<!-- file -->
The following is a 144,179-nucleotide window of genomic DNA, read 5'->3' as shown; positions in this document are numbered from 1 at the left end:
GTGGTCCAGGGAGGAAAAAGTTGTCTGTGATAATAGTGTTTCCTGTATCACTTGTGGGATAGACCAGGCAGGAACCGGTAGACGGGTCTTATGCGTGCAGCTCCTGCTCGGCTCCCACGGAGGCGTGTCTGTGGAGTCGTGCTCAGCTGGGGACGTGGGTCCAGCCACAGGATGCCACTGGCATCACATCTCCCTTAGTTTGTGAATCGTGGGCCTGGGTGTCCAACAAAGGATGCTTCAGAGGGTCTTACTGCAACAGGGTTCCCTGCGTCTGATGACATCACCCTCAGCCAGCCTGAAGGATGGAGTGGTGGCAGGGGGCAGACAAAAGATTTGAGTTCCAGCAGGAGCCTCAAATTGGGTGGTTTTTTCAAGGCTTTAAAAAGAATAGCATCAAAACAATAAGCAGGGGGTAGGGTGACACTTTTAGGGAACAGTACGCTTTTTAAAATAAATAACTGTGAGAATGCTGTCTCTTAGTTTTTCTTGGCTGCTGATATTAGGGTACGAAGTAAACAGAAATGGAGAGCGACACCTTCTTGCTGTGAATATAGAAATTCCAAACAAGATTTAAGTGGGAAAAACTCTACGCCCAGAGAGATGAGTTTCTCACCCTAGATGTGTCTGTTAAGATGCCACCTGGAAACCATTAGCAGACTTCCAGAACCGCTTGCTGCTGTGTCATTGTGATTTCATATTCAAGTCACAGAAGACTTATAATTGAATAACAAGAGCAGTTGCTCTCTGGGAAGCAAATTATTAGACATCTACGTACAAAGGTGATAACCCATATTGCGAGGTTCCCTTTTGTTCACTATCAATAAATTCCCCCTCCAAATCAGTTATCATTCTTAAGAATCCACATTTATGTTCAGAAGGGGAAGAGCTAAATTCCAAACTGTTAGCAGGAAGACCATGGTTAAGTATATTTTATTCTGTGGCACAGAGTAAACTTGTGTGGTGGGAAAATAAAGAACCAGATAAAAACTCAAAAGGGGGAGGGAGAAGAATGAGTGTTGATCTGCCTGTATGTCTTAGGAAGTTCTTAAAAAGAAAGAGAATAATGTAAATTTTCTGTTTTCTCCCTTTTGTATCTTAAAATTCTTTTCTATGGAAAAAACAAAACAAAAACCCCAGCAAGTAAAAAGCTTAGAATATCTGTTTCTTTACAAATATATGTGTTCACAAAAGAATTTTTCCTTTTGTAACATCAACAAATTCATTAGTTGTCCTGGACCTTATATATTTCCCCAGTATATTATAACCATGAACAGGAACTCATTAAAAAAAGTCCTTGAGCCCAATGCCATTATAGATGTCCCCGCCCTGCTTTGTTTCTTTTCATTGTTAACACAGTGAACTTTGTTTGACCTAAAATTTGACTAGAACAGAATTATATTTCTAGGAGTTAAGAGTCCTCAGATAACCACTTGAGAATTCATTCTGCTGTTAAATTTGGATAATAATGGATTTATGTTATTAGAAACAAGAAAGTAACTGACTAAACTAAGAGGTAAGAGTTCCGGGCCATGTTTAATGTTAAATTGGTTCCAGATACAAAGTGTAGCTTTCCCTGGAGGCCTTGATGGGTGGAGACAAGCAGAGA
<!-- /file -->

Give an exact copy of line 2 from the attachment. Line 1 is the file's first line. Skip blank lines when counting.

GTGGTCCAGGGAGGAAAAAGTTGTCTGTGATAATAGTGTTTCCTGTATCACTTGTGGGATAGACCAGGCAGGAACCGGTAGACGGGTCTTATGCGTGCAGCTCCTGCTCGGCTCCCACGGAGGCGTGTCTGTGGAGTCGTGCTCAGCTGGGGACGTGGGTCCAGCCACAGGATGCCACTGGCATCACATCTCCCTTAGTTTGTGAATCGTGGGCCTGGGTGTCCAACAAAGGATGCTTCAGAGGGTCTTACTGCAACAGGGTTCCCTGCGTCTGATGACATCACCCTCAGCCAGCCTGAAGGATGGAGTGGTGGCAGGGGGCAGACAAAAGATTTGAGTTCCAGCAGGAGCCTCAAATTGGGTGGTTTTTTCAAGGCTTTAAAAAGAATAGCATCAAAACAATAAGCAGGGGGTAGGGTGACACTTTTAGGGAACAGTACGCTTTTTAAAATAAATAACTGTGAGAATGCTGTCTCTTAGTTTTTCTTGGCTGCTGATATTAGGGTACGAAGTAAACAGAAATGGAGAGCGACACCTTCTTGCTGTGAATATAGAAATTCCAAACAAGATTTAAGTGGGAAAAACTCTACGCCCAGAGAGATGAGTTTCTCACCCTAGATGTGTCTGTTAAGATGCCACCTGGAAACCATTAGCAGACTTCCAGAACCGCTTGCTGCTGTGTCATTGTGATTTCATATTCAAGTCACAGAAGACTTATAATTGAATAACAAGAGCAGTTGCTCTCTGGGAAGCAAATTATTAGACATCTACGTACAAAGGTGATAACCCATATTGCGAGGTTCCCTTTTGTTCACTATCAATAAATTCCCCCTCCAAATCAGTTATCATTCTTAAGAATCCACATTTATGTTCAGAAGGGGAAGAGCTAAATTCCAAACTGTTAGCAGGAAGACCATGGTTAAGTATATTTTATTCTGTGGCACAGAGTAAACTTGTGTGGTGGGAAAATAAAGAACCAGATAAAAACTCAAAAGGGGGAGGGAGAAGAATGAGTGTTGATCTGCCTGTATGTCTTAGGAAGTTCTTAAAAAGAAAGAGAATAATGTAAATTTTCTGTTTTCTCCCTTTTGTATCTTAAAATTCTTTTCTATGGAAAAAACAAAACAAAAACCCCAGCAAGTAAAAAGCTTAGAATATCTGTTTCTTTACAAATATATGTGTTCACAAAAGAATTTTTCCTTTTGTAACATCAACAAATTCATTAGTTGTCCTGGACCTTATATATTTCCCCAGTATATTATAACCATGAACAGGAACTCATTAAAAAAAGTCCTTGAGCCCAATGCCATTATAGATGTCCCCGCCCTGCTTTGTTTCTTTTCATTGTTAACACAGTGAACTTTGTTTGACCTAAAATTTGACTAGAACAGAATTATATTTCTAGGAGTTAAGAGTCCTCAGATAACCACTTGAGAATTCATTCTGCTGTTAAATTTGGATAATAATGGATTTATGTTATTAGAAACAAGAAAGTAACTGACTAAACTAAGAGGTAAGAGTTCCGGGCCATGTTTAATGTTAAATTGGTTCCAGATACAAAGTGTAGCTTTCCCTGGAGGCCTTGATGGGTGGAGACAAGCAGAGA